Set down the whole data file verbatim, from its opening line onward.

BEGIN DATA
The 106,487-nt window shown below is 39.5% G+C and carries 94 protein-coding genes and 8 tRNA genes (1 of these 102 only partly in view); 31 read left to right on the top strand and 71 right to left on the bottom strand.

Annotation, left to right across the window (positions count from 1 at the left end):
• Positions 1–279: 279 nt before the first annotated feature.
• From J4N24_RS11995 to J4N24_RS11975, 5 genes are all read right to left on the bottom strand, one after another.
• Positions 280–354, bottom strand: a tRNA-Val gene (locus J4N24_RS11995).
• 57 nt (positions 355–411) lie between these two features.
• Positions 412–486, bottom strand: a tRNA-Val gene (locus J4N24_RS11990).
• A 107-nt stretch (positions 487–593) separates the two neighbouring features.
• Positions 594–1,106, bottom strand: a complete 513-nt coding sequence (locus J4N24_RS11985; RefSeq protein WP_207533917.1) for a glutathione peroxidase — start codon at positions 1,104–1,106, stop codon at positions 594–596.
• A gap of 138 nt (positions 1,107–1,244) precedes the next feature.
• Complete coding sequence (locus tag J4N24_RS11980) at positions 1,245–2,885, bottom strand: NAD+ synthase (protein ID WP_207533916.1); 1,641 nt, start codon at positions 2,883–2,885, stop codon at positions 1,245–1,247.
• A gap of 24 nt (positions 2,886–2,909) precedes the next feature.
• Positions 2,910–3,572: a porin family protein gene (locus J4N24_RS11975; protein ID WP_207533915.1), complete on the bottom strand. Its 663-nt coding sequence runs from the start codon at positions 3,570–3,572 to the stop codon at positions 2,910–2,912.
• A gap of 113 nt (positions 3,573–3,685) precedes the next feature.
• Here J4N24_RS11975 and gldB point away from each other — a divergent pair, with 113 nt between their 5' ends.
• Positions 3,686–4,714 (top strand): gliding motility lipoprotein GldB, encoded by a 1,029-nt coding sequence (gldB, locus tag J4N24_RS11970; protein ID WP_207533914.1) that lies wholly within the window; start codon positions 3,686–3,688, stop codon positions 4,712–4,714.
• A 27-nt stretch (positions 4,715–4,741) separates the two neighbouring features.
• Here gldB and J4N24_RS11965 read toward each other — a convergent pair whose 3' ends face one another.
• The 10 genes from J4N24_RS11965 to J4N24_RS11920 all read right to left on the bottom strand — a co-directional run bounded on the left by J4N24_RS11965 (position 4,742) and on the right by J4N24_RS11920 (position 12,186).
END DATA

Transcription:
The 106,487-nt window shown below is 39.5% G+C and carries 94 protein-coding genes and 8 tRNA genes (1 of these 102 only partly in view); 31 read left to right on the top strand and 71 right to left on the bottom strand.

Annotation, left to right across the window (positions count from 1 at the left end):
• Positions 1–279: 279 nt before the first annotated feature.
• From J4N24_RS11995 to J4N24_RS11975, 5 genes are all read right to left on the bottom strand, one after another.
• Positions 280–354, bottom strand: a tRNA-Val gene (locus J4N24_RS11995).
• 57 nt (positions 355–411) lie between these two features.
• Positions 412–486, bottom strand: a tRNA-Val gene (locus J4N24_RS11990).
• A 107-nt stretch (positions 487–593) separates the two neighbouring features.
• Positions 594–1,106, bottom strand: a complete 513-nt coding sequence (locus J4N24_RS11985; RefSeq protein WP_207533917.1) for a glutathione peroxidase — start codon at positions 1,104–1,106, stop codon at positions 594–596.
• A gap of 138 nt (positions 1,107–1,244) precedes the next feature.
• Complete coding sequence (locus tag J4N24_RS11980) at positions 1,245–2,885, bottom strand: NAD+ synthase (protein ID WP_207533916.1); 1,641 nt, start codon at positions 2,883–2,885, stop codon at positions 1,245–1,247.
• A gap of 24 nt (positions 2,886–2,909) precedes the next feature.
• Positions 2,910–3,572: a porin family protein gene (locus J4N24_RS11975; protein ID WP_207533915.1), complete on the bottom strand. Its 663-nt coding sequence runs from the start codon at positions 3,570–3,572 to the stop codon at positions 2,910–2,912.
• A gap of 113 nt (positions 3,573–3,685) precedes the next feature.
• Here J4N24_RS11975 and gldB point away from each other — a divergent pair, with 113 nt between their 5' ends.
• Positions 3,686–4,714 (top strand): gliding motility lipoprotein GldB, encoded by a 1,029-nt coding sequence (gldB, locus tag J4N24_RS11970; protein ID WP_207533914.1) that lies wholly within the window; start codon positions 3,686–3,688, stop codon positions 4,712–4,714.
• A 27-nt stretch (positions 4,715–4,741) separates the two neighbouring features.
• Here gldB and J4N24_RS11965 read toward each other — a convergent pair whose 3' ends face one another.
• The 10 genes from J4N24_RS11965 to J4N24_RS11920 all read right to left on the bottom strand — a co-directional run bounded on the left by J4N24_RS11965 (position 4,742) and on the right by J4N24_RS11920 (position 12,186).